The Slatest

The Chance of Michael Cohen Facing Criminal Campaign Finance Charges Just Went Up

Michael Cohen, former personal attorney for U.S. President Donald Trump, exits the Loews Regency hotel and walks toward a taxi cab, July 27, 2018 in New York City.
Michael Cohen, former personal attorney for U.S. President Donald Trump, exits the Loews Regency hotel and walks toward a taxi cab, July 27, 2018 in New York City.
Drew Angerer/Getty Images

On Thursday, the Wall Street Journal issued a new report about former Donald Trump attorney Michel Cohen and the 2016 hush payment to adult film star Stormy Daniels: Cohen initially rejected the request for money from Daniels’ attorney, but changed his mind after the “Access Hollywood” tape came to light.

The new revelation about Cohen refusing to pay Daniels in September 2016 is big, circumstantial evidence that could further open up Cohen to facing criminal campaign finance charges. This could also reach all the way to Trump himself.

To recap what we knew before this latest news: In October 2016 Cohen agreed to make a $130,000 payment to Daniels in order to buy her silence about an alleged affair with Trump.
Cohen used a shell company to make the payment, which he apparently funded through a home property loan. Although Trump at first denied knowing anything about the payment, Trump’s lawyer Rudy Giuliani later revealed that Trump was paying Cohen back for the Daniels payment in installments. Trump eventually confirmed that.

Cohen’s payment to Daniels, if motivated to help the campaign, would be a likely campaign finance violation. Depending on his motive, either Cohen made an excessive and unreported “in kind” contribution to the campaign—by funding a payment in excess of the $2,700—or Cohen made an unreported loan to the campaign which the Trump campaign should have reported. If Trump knew about it at the time, Trump could be implicated in a conspiracy with Cohen.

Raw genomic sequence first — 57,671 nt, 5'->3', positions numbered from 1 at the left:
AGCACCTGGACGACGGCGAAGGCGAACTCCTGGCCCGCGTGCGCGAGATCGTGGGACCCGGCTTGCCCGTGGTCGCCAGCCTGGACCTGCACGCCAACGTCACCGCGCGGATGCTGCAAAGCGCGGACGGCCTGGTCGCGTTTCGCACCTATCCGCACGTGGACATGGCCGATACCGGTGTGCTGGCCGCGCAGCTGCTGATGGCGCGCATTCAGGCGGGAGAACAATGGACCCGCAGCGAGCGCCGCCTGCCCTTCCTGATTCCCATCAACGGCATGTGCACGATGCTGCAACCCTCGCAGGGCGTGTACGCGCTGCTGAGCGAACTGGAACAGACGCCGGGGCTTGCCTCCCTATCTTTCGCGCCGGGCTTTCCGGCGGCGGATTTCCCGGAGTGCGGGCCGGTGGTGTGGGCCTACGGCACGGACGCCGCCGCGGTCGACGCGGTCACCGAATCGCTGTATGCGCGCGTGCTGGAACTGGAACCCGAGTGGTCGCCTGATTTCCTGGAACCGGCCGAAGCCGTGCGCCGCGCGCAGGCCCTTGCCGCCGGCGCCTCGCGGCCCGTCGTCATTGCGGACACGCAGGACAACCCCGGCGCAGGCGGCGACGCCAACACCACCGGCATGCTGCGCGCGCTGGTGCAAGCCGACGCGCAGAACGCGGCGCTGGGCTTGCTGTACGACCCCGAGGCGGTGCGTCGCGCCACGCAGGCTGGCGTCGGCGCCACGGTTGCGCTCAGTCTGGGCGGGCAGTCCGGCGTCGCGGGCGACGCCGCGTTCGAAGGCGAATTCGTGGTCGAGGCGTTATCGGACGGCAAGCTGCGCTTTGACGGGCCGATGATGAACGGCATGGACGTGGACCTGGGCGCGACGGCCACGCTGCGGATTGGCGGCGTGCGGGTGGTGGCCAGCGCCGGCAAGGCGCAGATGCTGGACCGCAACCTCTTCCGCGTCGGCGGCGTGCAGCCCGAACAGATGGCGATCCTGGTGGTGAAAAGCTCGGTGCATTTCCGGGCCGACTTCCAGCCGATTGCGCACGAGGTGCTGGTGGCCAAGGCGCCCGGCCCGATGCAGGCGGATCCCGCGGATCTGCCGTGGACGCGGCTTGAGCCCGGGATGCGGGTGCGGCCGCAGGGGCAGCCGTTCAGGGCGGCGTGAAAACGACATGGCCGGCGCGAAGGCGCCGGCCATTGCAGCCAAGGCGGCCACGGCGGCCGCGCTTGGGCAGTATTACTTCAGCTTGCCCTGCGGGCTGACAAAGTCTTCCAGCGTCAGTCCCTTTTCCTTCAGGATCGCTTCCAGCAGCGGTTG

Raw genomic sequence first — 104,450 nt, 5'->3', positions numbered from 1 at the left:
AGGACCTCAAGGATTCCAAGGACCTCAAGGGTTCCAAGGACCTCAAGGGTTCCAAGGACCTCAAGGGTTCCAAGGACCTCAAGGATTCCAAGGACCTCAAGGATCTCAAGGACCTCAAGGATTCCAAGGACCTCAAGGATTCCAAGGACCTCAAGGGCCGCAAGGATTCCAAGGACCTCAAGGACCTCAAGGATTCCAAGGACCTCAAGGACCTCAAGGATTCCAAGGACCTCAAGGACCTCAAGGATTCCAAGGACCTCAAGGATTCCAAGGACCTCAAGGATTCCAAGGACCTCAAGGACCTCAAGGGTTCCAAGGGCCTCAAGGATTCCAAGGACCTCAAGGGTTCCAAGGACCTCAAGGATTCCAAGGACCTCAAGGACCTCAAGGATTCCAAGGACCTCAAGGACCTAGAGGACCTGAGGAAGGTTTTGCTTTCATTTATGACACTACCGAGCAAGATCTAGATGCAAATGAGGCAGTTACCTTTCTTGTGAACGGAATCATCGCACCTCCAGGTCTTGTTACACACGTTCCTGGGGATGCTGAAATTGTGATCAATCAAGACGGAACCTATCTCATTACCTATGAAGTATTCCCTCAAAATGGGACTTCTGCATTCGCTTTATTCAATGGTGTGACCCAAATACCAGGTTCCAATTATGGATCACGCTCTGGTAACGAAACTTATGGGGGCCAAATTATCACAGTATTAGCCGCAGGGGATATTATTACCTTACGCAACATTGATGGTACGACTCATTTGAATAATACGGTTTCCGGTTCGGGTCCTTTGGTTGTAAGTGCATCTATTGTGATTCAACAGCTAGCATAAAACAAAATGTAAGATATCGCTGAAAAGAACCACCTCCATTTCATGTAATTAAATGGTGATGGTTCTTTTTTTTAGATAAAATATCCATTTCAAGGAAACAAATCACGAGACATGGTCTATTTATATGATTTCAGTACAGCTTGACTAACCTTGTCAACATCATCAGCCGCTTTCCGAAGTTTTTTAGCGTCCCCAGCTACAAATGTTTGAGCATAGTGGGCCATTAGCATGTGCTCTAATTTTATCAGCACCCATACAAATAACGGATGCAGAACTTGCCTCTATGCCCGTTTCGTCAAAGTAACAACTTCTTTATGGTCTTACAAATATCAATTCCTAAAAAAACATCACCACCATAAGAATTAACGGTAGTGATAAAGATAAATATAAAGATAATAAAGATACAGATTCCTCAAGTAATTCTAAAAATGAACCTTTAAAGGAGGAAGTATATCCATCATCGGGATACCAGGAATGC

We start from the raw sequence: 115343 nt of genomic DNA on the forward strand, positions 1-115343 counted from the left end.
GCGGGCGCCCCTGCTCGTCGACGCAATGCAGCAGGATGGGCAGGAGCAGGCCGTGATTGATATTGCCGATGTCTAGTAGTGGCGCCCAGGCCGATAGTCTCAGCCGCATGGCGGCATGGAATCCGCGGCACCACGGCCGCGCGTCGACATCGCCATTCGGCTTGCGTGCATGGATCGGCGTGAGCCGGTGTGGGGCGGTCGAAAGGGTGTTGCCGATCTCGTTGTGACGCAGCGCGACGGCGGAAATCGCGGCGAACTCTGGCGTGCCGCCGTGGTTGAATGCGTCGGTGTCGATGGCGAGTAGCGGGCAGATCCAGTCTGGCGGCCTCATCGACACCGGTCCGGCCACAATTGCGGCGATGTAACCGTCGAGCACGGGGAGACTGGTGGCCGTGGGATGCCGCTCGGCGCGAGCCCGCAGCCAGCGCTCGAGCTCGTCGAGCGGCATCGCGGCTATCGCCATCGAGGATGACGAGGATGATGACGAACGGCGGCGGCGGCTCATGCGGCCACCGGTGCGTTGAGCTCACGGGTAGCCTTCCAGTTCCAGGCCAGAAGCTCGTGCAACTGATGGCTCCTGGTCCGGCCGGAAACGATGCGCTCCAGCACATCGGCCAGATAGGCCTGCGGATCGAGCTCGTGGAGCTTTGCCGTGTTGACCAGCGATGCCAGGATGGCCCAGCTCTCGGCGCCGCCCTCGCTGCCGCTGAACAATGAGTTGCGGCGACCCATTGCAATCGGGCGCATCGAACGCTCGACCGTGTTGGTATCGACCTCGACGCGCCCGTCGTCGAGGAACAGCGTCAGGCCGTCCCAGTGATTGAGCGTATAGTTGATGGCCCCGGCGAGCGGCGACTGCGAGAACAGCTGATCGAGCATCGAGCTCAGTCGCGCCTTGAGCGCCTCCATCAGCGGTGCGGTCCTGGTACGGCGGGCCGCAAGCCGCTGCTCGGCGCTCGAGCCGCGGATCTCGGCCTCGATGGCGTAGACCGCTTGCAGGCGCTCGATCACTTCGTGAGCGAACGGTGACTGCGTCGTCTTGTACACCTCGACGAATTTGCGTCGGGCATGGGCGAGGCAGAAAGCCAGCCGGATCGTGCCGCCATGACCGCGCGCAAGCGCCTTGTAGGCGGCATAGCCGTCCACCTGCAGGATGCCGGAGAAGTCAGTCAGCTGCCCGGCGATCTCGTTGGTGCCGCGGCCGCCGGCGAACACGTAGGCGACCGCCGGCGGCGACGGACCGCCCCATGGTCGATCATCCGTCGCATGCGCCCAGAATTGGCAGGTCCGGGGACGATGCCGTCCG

The problem with this case, as in the 2012 case against John Edwards for payments by supporters to his mistress, is the question of whether the funds were campaign-related. Edwards’ defense was that his payments were personal to help his relationship with his wife—not campaign related—an argument that led to Edwards being acquitted on one charge and the jury deadlocked on the others.

So too it could be with the Cohen-Daniels payment. If Cohen intended the payment to preserve Trump’s relationship with his wife Melania, for example, rather than to bolster the campaign, then there would be no campaign finance violation. As I have been saying for a while, the case could turn on whether there is documentary evidence indicating an intent one way or the other.

The new Wall Street Journal report describes some apparent documentary evidence. According to the Journal, Daniels’ former lawyer Keith Davidson had approached Cohen in September 2016 about securing a payment from Trump to buy Daniels’ silence. “Mr. Cohen was dismissive, saying the story was bogus,” according to a source who spoke to the Journal. Yet one month later, right as the “Access Hollywood” tape emerged of Trump crudely discussing his sex life and saying disparaging things about women, Cohen was suddenly interested in making a deal with Daniels.

The Journal reports federal prosecutors view the release of the “Access Hollywood” tape as the “trigger” for Cohen’s payments to Daniels.

That’s a big deal. Two important Republican election lawyers have attempted to set a high bar for how to tell when a payment in this context might be campaign-related rather than personal. Charlie Spies told the Journal in February that the payment to Daniels was “an expense that would exist irrespective of whether Mr. Trump was a candidate and therefore should not be treated as a campaign contribution.” And former Federal Election Commission chair Brad Smith wrote in an April op-ed in the Journal that “FEC regulations explain that the campaign cannot pay expenses that would exist ‘irrespective’ of the campaign, even if it might help win election. At the same time, obligations that would not exist ‘but for’ the campaign must be paid from campaign funds.”

Even under these tough standards for what counts as campaign-related, the proof of the timing would be damning for Cohen. Why should Cohen not care a whit about protecting Trump’s reputation in his wife’s eyes in September 2016, but be anxious to close the deal—and shut Daniels up—right as the campaign faced a crisis involving allegations of Trump’s treatment of women? The Daniels payment was not an expense that existed until the campaign needed it. But for the campaign, it seems that Cohen would not have paid.

The Daniels issue is only one of a number of campaign finance issues surrounding the Trump 2016 campaign. A separate issue involves whether the campaign’s solicitation of dirt on Hillary Clinton from Russian government officials violated rules against soliciting foreign contributions to the campaign. We are still a long way from knowing if prosecutors will choose to go after the president or his cronies on these issues.

But make no mistake: Thursday’s report indicates that storm clouds are gathering on the horizon.